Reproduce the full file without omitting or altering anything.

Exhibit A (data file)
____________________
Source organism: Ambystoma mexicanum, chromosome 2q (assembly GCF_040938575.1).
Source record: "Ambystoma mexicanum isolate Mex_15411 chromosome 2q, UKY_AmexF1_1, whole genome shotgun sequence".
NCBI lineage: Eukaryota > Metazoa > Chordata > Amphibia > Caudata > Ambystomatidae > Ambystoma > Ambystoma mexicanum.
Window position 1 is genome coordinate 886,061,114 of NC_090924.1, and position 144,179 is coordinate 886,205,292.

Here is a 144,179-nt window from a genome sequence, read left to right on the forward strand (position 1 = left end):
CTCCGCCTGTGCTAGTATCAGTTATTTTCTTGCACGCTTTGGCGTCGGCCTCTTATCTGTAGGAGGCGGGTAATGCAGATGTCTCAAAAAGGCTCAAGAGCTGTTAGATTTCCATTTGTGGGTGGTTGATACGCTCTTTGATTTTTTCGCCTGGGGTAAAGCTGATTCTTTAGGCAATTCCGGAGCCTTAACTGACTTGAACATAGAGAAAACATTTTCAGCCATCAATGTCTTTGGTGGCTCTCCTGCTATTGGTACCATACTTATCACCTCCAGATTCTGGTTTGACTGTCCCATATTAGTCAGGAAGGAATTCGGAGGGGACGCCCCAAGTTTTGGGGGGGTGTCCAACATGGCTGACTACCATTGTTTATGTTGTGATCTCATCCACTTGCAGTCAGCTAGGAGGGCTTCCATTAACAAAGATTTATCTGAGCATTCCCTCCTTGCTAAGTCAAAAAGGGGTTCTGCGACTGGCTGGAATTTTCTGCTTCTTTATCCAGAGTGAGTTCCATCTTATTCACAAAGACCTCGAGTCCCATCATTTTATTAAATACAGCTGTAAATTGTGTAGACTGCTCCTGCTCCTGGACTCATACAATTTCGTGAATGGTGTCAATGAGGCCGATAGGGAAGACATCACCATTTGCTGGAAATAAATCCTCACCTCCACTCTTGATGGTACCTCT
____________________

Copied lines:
Source organism: Ambystoma mexicanum, chromosome 2q (assembly GCF_040938575.1).
Source record: "Ambystoma mexicanum isolate Mex_15411 chromosome 2q, UKY_AmexF1_1, whole genome shotgun sequence".
NCBI lineage: Eukaryota > Metazoa > Chordata > Amphibia > Caudata > Ambystomatidae > Ambystoma > Ambystoma mexicanum.
Window position 1 is genome coordinate 886,061,114 of NC_090924.1, and position 144,179 is coordinate 886,205,292.

Here is a 144,179-nt window from a genome sequence, read left to right on the forward strand (position 1 = left end):
CTCCGCCTGTGCTAGTATCAGTTATTTTCTTGCACGCTTTGGCGTCGGCCTCTTATCTGTAGGAGGCGGGTAATGCAGATGTCTCAAAAAGGCTCAAGAGCTGTTAGATTTCCATTTGTGGGTGGTTGATACGCTCTTTGATTTTTTCGCCTGGGGTAAAGCTGATTCTTTAGGCAATTCCGGAGCCTTAACTGACTTGAACATAGAGAAAACATTTTCAGCCATCAATGTCTTTGGTGGCTCTCCTGCTATTGGTACCATACTTATCACCTCCAGATTCTGGTTTGACTGTCCCATATTAGTCAGGAAGGAATTCGGAGGGGACGCCCCAAGTTTTGGGGGGGTGTCCAACATGGCTGACTACCATTGTTTATGTTGTGATCTCATCCACTTGCAGTCAGCTAGGAGGGCTTCCATTAACAAAGATTTATCTGAGCATTCCCTCCTTGCTAAGTCAAAAAGGGGTTCTGCGACTGGCTGGAATTTTCTGCTTCTTTATCCAGAGTGAGTTCCATCTTATTCACAAAGACCTCGAGTCCCATCATTTTATTAAATACAGCTGTAAATTGTGTAGACTGCTCCTGCTCCTGGACTCATACAATTTCGTGAATGGTGTCAATGAGGCCGATAGGGAAGACATCACCATTTGCTGGAAATAAATCCTCACCTCCACTCTTGATGGTACCTCT